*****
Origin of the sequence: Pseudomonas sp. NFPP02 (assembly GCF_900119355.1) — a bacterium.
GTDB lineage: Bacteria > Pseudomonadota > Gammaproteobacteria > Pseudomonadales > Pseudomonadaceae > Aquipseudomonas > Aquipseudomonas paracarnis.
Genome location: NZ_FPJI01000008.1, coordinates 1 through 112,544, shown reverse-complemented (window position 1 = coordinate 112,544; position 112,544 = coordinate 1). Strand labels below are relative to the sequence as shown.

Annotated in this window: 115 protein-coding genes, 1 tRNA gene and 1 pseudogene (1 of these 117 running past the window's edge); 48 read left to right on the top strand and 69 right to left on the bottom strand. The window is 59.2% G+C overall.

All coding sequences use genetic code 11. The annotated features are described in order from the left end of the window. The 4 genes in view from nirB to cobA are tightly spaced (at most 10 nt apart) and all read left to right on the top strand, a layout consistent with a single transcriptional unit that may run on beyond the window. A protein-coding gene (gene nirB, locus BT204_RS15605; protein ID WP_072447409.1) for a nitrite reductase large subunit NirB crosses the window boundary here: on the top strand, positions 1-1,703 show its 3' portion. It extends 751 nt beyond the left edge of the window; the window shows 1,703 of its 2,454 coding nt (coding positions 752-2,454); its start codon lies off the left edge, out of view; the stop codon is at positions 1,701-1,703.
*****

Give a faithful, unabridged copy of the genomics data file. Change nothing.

Origin of the sequence: Pseudomonas sp. NFPP02 (assembly GCF_900119355.1) — a bacterium.
GTDB lineage: Bacteria > Pseudomonadota > Gammaproteobacteria > Pseudomonadales > Pseudomonadaceae > Aquipseudomonas > Aquipseudomonas paracarnis.
Genome location: NZ_FPJI01000008.1, coordinates 1 through 112,544, shown reverse-complemented (window position 1 = coordinate 112,544; position 112,544 = coordinate 1). Strand labels below are relative to the sequence as shown.

Annotated in this window: 115 protein-coding genes, 1 tRNA gene and 1 pseudogene (1 of these 117 running past the window's edge); 48 read left to right on the top strand and 69 right to left on the bottom strand. The window is 59.2% G+C overall.

All coding sequences use genetic code 11. The annotated features are described in order from the left end of the window. The 4 genes in view from nirB to cobA are tightly spaced (at most 10 nt apart) and all read left to right on the top strand, a layout consistent with a single transcriptional unit that may run on beyond the window. A protein-coding gene (gene nirB, locus BT204_RS15605; protein ID WP_072447409.1) for a nitrite reductase large subunit NirB crosses the window boundary here: on the top strand, positions 1-1,703 show its 3' portion. It extends 751 nt beyond the left edge of the window; the window shows 1,703 of its 2,454 coding nt (coding positions 752-2,454); its start codon lies off the left edge, out of view; the stop codon is at positions 1,701-1,703.